> Cambrian explosion arguement, the transitional form argument, the tree ring
    > argument, the appearance of age argument, the population argument, the
    > frozen mammoth as evidence of the flood argument, the lunar recession
    > argument for a young earth, longevity of the patriarchs caused by no
    > radiation argument, Woodmorappe's magical carbuncle that lights the ark
    > argument, the natural reading of Genesis argument for what intepretation
    > should be allowed, and the use of anthropological tradition as evidence of
    > the flood. The same suspicion of scientific data and, like Allen, waiting
    > upon future discovery to explain things, is also evidenced among many of the
    > people I have read. Many of these arguments are to be found among people who
    > were old earth but today these same arguments are used by YECs. Thus, it is
    > a bit difficult separate their arguments from modern yecs.
    >
    > I have also found analogues for Dick Fischer, Michael Behe, and me, in the
    > 19th century books.

    I am in essential agreement with what you say. Especially that last sentence.
    Sometimes there is no progress in ideas, only recycling. I suspect the reason
    why is that most people are not both scientifically and theologically literate,
    so when scientists and theologians write about theology and science they are all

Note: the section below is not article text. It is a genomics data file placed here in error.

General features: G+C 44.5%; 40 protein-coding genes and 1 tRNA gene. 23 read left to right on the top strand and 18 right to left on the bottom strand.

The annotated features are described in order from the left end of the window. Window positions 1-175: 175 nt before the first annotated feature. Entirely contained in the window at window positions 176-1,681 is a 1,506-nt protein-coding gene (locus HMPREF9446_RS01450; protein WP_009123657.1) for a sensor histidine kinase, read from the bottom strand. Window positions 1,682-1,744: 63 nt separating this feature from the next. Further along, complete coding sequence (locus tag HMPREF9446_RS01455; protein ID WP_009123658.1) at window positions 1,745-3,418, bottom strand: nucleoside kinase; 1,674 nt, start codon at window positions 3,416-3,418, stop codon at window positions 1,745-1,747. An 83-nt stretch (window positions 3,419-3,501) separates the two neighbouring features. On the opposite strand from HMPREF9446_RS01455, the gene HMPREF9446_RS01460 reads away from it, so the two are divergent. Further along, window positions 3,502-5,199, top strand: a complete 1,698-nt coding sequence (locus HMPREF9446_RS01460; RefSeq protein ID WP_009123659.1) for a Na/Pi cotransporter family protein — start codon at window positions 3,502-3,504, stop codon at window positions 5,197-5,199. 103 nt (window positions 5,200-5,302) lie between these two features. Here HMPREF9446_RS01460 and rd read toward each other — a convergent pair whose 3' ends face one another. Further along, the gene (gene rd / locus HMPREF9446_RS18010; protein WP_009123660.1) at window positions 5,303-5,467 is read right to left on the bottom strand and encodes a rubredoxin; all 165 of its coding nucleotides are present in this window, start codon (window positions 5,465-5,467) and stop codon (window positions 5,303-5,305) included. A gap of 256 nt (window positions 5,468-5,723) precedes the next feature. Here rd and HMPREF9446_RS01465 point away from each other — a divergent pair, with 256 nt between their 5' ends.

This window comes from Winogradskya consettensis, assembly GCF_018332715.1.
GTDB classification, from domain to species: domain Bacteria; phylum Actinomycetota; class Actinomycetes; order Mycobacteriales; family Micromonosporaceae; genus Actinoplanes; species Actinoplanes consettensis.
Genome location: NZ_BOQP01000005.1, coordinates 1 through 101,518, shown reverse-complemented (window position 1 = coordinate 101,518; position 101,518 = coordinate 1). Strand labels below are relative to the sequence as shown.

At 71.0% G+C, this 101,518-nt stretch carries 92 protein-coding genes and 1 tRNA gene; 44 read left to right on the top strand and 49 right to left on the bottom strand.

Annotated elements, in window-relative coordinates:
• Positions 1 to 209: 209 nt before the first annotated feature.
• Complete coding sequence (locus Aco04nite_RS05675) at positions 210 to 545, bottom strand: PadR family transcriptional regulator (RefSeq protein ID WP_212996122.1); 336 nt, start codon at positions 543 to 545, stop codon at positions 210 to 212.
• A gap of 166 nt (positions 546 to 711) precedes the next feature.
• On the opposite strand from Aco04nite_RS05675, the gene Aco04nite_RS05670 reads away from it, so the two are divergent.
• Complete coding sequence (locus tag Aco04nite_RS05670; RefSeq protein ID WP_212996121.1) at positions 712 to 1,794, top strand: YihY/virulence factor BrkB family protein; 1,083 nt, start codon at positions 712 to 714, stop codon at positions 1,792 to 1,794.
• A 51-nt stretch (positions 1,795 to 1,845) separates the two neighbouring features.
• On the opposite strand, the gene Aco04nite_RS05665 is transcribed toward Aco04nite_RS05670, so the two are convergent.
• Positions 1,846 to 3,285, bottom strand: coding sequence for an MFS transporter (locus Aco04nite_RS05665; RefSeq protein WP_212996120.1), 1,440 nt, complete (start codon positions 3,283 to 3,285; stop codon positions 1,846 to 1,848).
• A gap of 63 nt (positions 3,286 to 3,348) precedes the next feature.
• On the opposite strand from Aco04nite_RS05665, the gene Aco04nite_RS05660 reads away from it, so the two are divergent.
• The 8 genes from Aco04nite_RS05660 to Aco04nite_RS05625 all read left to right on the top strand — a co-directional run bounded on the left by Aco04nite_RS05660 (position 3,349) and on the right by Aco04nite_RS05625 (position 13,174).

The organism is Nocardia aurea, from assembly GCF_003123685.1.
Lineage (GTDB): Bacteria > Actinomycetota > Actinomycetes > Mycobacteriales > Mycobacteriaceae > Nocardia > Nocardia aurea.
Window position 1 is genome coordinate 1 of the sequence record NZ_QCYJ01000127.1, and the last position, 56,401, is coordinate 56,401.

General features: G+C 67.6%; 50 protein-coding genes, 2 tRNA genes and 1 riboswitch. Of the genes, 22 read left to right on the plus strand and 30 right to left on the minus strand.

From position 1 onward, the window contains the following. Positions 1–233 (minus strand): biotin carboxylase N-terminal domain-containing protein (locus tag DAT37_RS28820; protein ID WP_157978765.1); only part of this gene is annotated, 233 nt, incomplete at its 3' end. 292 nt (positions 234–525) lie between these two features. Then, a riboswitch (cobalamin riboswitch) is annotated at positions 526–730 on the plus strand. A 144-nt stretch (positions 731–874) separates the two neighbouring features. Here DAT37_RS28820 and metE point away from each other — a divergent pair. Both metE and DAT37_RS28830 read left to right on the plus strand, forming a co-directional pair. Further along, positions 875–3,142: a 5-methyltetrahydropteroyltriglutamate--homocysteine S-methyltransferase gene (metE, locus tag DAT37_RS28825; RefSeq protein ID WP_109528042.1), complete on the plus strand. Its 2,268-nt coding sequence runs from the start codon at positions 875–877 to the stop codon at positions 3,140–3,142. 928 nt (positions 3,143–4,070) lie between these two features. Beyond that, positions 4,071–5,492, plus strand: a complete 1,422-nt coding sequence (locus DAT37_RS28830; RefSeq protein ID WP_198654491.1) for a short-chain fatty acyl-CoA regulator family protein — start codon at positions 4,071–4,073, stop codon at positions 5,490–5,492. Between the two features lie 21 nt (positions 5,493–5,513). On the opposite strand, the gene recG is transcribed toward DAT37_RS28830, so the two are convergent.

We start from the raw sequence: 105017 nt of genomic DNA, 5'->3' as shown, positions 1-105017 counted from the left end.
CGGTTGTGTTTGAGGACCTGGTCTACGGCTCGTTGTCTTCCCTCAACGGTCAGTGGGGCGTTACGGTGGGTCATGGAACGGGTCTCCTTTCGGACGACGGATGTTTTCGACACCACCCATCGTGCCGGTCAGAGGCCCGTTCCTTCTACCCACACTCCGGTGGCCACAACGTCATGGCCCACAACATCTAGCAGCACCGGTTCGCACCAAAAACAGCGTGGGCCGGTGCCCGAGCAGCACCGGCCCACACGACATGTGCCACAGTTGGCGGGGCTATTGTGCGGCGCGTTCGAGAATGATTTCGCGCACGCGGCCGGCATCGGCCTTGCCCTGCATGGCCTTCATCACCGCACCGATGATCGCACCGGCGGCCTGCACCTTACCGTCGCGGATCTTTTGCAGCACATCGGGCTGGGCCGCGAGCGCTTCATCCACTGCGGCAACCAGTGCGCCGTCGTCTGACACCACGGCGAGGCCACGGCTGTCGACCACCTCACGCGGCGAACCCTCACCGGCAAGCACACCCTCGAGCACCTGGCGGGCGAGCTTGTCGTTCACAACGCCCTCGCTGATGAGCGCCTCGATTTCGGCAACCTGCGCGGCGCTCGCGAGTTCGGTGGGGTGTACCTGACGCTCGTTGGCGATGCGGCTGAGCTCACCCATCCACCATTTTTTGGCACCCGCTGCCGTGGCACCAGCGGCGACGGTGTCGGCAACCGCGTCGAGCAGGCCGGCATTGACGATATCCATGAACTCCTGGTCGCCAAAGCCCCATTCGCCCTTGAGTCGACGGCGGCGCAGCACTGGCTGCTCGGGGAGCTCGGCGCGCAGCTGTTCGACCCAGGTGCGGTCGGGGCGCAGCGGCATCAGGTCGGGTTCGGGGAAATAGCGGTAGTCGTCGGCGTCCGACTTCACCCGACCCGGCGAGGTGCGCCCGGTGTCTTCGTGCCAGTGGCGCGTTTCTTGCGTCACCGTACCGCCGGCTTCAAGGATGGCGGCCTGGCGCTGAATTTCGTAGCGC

too often both naive and ignorant about the other discipline. Mea culpa.

    > >Nobody that some of these people were YEC Glenn. What I am
    > >suggesting is that you are
    > >giving much greater prominence to these people than their numbers
    > >warrant. The vast
    > >majority of clergy 1800-1850 were not YEC. The vast majority of
    > >people who wrote about
    > >geology 1800-1850 were not YEC. OEC's like Buckland, Whewell and
    > >Miller had a large
    > >and appreciative audience.
    >
    > Jon, I have already, several times stated that I agree that most clergy were
    > not YEC. As to whether or not I am giving too much prominence to them, that
    > may or may not be. History, it is often said, is written by the winners.
    > Evolution and the scientific method were the winners. That doesn't mean
    > that there wasn't a whole range of history going on of which, the winners